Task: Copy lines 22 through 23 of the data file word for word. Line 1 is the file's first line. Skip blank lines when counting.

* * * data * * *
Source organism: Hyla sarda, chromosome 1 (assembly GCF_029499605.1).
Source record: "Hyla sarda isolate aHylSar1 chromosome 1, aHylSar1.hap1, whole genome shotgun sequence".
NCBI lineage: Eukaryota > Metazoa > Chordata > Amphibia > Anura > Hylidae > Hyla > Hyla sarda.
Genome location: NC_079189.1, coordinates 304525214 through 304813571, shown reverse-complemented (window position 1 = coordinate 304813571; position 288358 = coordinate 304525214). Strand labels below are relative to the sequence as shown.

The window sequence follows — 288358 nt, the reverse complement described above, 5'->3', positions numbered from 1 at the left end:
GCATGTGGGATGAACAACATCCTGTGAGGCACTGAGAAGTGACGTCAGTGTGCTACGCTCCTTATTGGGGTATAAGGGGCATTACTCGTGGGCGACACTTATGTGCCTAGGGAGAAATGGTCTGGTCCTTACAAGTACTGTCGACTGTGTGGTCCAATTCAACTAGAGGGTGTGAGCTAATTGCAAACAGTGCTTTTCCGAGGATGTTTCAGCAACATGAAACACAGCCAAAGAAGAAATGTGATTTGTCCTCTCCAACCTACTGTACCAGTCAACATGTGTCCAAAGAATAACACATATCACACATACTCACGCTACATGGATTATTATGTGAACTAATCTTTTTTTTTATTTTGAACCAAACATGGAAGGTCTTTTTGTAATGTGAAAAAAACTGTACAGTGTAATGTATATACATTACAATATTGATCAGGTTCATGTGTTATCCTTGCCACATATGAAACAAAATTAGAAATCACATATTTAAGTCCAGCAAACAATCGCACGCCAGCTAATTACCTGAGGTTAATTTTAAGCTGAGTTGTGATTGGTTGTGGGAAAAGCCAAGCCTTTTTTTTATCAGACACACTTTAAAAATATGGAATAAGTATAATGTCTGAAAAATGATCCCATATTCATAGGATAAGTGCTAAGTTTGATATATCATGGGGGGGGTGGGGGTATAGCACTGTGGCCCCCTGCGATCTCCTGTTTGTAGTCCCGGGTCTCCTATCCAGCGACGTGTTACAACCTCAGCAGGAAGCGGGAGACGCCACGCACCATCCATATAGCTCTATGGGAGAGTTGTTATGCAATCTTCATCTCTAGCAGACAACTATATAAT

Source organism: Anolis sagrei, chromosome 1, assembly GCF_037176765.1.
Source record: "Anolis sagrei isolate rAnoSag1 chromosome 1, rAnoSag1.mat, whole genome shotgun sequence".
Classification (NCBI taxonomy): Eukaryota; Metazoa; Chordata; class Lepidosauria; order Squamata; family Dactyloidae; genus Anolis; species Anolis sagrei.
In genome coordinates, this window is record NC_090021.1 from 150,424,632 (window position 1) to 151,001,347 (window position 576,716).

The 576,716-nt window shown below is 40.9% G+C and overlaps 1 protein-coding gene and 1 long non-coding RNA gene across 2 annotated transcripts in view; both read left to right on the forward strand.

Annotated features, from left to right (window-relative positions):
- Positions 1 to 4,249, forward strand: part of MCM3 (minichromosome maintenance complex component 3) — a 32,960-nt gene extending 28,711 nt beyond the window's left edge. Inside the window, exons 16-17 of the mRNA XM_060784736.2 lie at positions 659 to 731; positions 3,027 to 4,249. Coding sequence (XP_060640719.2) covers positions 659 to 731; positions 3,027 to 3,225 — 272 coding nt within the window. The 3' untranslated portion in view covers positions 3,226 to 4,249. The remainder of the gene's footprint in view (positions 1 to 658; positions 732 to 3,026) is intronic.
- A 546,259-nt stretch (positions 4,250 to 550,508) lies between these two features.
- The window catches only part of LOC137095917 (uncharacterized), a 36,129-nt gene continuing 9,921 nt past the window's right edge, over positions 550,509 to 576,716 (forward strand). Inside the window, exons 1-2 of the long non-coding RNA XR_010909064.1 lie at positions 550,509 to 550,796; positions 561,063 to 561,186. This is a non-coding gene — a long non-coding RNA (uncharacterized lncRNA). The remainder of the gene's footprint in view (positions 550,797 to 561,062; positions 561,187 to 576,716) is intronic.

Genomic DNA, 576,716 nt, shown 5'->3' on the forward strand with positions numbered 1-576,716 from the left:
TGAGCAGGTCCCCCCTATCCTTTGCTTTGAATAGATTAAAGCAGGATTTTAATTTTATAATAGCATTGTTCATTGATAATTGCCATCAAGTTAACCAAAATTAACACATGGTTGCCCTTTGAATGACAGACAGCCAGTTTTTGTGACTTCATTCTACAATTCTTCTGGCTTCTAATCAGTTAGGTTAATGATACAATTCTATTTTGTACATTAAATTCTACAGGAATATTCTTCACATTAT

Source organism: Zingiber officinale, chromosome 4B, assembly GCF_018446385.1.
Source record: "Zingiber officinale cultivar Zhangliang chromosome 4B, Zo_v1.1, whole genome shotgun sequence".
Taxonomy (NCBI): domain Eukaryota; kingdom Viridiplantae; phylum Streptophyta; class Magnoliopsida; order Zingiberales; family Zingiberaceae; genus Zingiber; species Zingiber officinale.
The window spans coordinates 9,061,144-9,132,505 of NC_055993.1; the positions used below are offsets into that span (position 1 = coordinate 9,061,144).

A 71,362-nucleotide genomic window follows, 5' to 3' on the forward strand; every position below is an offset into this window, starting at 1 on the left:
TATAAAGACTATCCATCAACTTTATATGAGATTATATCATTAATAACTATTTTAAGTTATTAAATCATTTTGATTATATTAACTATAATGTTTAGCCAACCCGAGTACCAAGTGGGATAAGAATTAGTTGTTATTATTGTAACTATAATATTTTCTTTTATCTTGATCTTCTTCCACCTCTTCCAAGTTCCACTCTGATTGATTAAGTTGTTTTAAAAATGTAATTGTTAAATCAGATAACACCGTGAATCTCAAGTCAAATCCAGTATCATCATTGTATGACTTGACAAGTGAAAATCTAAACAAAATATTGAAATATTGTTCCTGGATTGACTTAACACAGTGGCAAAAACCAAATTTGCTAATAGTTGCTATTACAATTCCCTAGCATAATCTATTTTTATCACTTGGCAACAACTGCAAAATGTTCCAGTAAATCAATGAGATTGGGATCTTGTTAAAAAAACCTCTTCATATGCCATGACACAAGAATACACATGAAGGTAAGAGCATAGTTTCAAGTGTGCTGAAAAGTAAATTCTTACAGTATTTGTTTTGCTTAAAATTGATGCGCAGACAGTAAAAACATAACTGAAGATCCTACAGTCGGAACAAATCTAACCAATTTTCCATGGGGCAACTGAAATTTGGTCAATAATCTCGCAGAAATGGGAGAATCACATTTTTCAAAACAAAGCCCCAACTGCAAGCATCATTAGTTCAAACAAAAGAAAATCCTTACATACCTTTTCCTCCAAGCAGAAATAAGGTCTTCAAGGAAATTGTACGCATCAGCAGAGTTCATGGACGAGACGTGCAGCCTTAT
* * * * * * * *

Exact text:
A 71,362-nucleotide genomic window follows, 5' to 3' on the forward strand; every position below is an offset into this window, starting at 1 on the left:
TATAAAGACTATCCATCAACTTTATATGAGATTATATCATTAATAACTATTTTAAGTTATTAAATCATTTTGATTATATTAACTATAATGTTTAGCCAACCCGAGTACCAAGTGGGATAAGAATTAGTTGTTATTATTGTAACTATAATATTTTCTTTTATCTTGATCTTCTTCCACCTCTTCCAAGTTCCACTCTGATTGATTAAGTTGTTTTAAAAATGTAATTGTTAAATCAGATAACACCGTGAATCTCAAGTCAAATCCAGTATCATCATTGTATGACTTGACAAGTGAAAATCTAAACAAAATATTGAAATATTGTTCCTGGATTGACTTAACACAGTGGCAAAAACCAAATTTGCTAATAGTTGCTATTACAATTCCCTAGCATAATCTATTTTTATCACTTGGCAACAACTGCAAAATGTTCCAGTAAATCAATGAGATTGGGATCTTGTTAAAAAAACCTCTTCATATGCCATGACACAAGAATACACATGAAGGTAAGAGCATAGTTTCAAGTGTGCTGAAAAGTAAATTCTTACAGTATTTGTTTTGCTTAAAATTGATGCGCAGACAGTAAAAACATAACTGAAGATCCTACAGTCGGAACAAATCTAACCAATTTTCCATGGGGCAACTGAAATTTGGTCAATAATCTCGCAGAAATGGGAGAATCACATTTTTCAAAACAAAGCCCCAACTGCAAGCATCATTAGTTCAAACAAAAGAAAATCCTTACATACCTTTTCCTCCAAGCAGAAATAAGGTCTTCAAGGAAATTGTACGCATCAGCAGAGTTCATGGACGAGACGTGCAGCCTTAT